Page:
Nav: Home

Alzheimer's disease linked to the metabolism of unsaturated fats, new research finds

March 22, 2017

A new study published in PLOS Medicine's Special Issue on Dementia has found that the metabolism of omega-3 and omega-6 unsaturated fatty acids in the brain are associated with the progression of Alzheimer's disease.

Alzheimer's disease is a neurodegenerative disorder, which causes impaired memory, executive function and language. It accounts for 60 - 80% of total dementia cases worldwide, with over 46 million people suffering from the disease worldwide. The number of patients is estimated to rise to 131.5 million by 2050.

Currently it is thought that the main reason for developing memory problems in dementia is the presence of two big molecules in the brain called tau and amyloid proteins. These proteins have been extensively studied and have been shown to start accumulating in the brain up to 20 years prior to the onset of the disease. However, there is limited information on how small molecule metabolism in the brain is associated with the development and progression of Alzheimer's disease.

In this study, researchers from King's College London and the National Institute on Aging in the United States looked at brain tissue samples from 43 people ranging in age from 57 to 95 years old. They compared the differences in hundreds of small molecules in three groups: 14 people with healthy brains, 15 that had high levels of tau and amyloid but didn't show memory problems and 14 clinically diagnosed Alzheimer's patients.

They also looked at three different areas in the brain, one that usually shows little tau and amyloid, one that shows more tau and another that shows more amyloid. The main molecules that were different were six small fats, including omegas, which changed in abundance in different regions of the brain.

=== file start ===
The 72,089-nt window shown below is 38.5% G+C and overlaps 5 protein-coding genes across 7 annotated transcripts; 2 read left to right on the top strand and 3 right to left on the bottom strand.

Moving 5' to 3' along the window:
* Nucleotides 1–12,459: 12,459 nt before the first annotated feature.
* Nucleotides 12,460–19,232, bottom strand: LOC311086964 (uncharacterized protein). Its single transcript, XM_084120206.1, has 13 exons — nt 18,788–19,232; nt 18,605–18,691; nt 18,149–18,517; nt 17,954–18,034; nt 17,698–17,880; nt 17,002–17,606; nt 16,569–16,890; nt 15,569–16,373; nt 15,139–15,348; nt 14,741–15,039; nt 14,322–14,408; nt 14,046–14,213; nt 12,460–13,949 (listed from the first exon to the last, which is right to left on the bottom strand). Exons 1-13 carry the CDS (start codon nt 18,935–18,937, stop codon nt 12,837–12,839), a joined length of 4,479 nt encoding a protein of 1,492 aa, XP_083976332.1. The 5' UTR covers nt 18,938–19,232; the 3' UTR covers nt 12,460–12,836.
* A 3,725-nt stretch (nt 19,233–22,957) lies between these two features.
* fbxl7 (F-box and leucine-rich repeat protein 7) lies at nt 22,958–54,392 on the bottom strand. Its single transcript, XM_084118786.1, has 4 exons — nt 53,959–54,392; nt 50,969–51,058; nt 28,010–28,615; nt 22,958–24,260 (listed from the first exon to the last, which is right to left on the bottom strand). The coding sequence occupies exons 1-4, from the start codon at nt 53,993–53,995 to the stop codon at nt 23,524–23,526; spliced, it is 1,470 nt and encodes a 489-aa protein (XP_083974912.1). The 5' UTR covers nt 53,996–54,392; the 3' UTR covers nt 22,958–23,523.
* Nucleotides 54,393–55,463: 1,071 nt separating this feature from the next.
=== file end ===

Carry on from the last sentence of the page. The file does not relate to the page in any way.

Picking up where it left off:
They found that unsaturated fatty acids were significantly decreased in Alzheimer's brains when compared to brains from healthy patients.

Co-lead author of the study, Dr Cristina Legido Quigley from King's College London said: "While this was a small study, our results show a potentially crucial and unexpected role for fats in the onset of dementia. Most surprisingly we found that a supposedly beneficial omega3, DHA, actually increased with the progression of the disease.

"It is now important for us to build on and replicate these findings in a larger study and see whether it corroborates our initial findings."
-end-
This study was made possible thanks to the generous donation of volunteers from the Baltimore Longitudinal Study of Aging.

For further information please contact the Public Relations Department at King's College London on 0207 848 3202 or pr@kcl.ac.uk

'Unsaturated fatty acid metabolism in Alzheimer's disease' by Snowden et al is published online in PLOS Medicine on Tuesday 21 March 2017.

About King's College London

King's College London is one of the top 25 universities in the world (2016/17 QS World University Rankings) and among the oldest in England. King's has more than 27,600 students (of whom nearly 10,500 are graduate students) from some 150 countries worldwide, and some 6,800 staff.

King's has an outstanding reputation for world-class teaching and cutting-edge research. In the 2014 Research Excellence Framework (REF) King's was ranked 6th nationally in the 'power' ranking, which takes into account both the quality and quantity of research activity, and 7th for quality according to Times Higher Education rankings. Eighty-four per cent of research at King's was deemed 'world-leading' or 'internationally excellent' (3* and 4*). The university is in the top seven UK universities for research earnings and has an overall annual income of more than £684 million.